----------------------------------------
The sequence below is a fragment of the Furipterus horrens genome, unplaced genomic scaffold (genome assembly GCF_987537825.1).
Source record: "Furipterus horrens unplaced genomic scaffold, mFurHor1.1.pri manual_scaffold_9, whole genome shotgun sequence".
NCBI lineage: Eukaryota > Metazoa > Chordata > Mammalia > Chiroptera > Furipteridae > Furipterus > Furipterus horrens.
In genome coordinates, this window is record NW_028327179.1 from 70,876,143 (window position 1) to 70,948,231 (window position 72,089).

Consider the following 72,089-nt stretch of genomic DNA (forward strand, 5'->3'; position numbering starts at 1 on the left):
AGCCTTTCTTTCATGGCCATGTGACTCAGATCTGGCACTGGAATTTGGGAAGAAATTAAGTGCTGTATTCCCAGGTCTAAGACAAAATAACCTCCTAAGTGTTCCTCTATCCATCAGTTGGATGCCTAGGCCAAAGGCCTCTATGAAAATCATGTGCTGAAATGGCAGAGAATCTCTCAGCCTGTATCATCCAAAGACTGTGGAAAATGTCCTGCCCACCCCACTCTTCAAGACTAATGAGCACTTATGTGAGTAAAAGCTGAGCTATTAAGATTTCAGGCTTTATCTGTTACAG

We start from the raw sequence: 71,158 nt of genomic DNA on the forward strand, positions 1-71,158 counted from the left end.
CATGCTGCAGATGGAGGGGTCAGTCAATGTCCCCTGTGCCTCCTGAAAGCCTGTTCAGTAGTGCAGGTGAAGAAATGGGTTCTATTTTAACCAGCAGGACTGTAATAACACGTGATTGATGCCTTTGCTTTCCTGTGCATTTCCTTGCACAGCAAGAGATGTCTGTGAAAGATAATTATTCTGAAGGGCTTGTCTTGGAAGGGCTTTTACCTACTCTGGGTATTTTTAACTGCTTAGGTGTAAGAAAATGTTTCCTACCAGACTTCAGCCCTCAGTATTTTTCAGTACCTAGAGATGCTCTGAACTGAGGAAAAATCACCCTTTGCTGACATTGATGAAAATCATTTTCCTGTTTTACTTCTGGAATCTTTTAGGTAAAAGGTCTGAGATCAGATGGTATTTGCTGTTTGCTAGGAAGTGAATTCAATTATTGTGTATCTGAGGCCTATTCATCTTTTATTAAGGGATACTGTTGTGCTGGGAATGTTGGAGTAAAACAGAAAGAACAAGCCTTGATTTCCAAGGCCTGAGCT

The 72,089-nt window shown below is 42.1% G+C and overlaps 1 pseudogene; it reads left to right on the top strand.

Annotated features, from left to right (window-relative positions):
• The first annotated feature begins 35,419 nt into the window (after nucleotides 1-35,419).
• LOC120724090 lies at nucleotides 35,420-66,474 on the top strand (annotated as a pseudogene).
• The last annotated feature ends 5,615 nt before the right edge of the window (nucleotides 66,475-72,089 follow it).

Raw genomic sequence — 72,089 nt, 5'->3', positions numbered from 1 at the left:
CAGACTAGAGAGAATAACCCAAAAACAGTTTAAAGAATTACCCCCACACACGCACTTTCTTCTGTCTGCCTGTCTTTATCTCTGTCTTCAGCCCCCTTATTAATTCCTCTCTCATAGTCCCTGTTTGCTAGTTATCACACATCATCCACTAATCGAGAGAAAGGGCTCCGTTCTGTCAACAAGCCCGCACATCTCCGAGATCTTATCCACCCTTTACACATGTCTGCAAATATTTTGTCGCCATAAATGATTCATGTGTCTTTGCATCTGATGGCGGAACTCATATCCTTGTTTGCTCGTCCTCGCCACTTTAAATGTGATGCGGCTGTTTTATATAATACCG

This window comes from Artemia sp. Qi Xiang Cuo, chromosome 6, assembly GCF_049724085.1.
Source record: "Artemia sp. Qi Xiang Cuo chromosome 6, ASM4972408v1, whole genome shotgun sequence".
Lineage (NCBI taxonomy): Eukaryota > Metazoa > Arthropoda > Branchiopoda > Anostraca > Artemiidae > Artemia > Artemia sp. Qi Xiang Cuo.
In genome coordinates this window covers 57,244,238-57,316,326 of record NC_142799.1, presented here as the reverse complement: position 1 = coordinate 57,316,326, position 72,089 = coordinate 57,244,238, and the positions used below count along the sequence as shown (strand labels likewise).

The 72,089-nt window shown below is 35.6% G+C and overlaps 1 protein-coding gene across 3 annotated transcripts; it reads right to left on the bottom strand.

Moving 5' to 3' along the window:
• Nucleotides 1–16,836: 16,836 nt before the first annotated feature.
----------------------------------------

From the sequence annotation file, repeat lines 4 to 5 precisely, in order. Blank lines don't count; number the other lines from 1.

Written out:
In genome coordinates, this window is record NW_028327179.1 from 70,876,143 (window position 1) to 70,948,231 (window position 72,089).

Consider the following 72,089-nt stretch of genomic DNA (forward strand, 5'->3'; position numbering starts at 1 on the left):